When President Trump nominated Joel Carson to the U.S. Tenth Circuit Court of Appeals, it was a practical decision as much as a political one.
Carson, a part-time magistrate judge, was also a principal attorney at a law firm specializing in oil, gas, and energy law. There is a lot of that in the Tenth Circiut, which includes resource-rich states such as Colorado, Kansas, New Mexico, Oklahoma, Utah, and Wyoming.
The 71 Senators who confirmed his nomination can't wait to see what Carson can do. The 21 who opposed him have some concerns.
With 49 Democrats in the Senate, more than enough voted for the nominee. Senators Tom Udall and Martin Heinrich, from New Mexico, were among them.
"I believe that Joel will bring New Mexico values -- integrity, compassion and respect for those with opposing viewpoints -- to the federal bench," Udall said. "These values will serve him, and New Mexico, well on the circuit court."
Some Democrats were skeptical of Caron's work representing energy companies. Most backed him, however, because of his experience.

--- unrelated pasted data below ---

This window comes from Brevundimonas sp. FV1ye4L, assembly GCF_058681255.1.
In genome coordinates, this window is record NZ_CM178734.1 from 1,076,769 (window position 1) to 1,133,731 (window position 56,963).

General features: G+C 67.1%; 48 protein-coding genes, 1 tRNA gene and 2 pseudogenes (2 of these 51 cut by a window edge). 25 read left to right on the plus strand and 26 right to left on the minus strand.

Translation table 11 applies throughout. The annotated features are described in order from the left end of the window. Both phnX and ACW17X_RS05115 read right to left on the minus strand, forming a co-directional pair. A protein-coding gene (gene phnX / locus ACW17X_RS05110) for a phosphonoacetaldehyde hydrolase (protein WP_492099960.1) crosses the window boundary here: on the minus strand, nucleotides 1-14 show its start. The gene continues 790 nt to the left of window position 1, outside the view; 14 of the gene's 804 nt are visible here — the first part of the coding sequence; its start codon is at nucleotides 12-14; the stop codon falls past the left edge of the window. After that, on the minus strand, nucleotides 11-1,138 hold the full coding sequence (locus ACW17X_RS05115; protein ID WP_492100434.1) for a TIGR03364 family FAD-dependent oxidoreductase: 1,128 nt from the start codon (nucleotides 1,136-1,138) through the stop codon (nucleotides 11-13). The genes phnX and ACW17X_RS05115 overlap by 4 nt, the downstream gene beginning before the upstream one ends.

"I look for the expertise someone brings, and he certainly brings oil and gas, public lands and environmental experience and you need that on the 10th Circuit," said Carl Tobias, a law professor at the University of Richmond who tracks judicial nominations.
Soon after the confirmation, Judge Bobby R. Baldock of the Tenth Circuit administered the oath of office to the new judge. Carson had served as a law clerk to Judge Baldock twenty years ago.
Judge Carson received his law degree from the University of New Mexico. Prior to joining the bench, he was a partner at Carson Ryan, LLC.
His chambers will be in Roswell, New Mexico. The court's primary headquarters are in Denver, Colorado.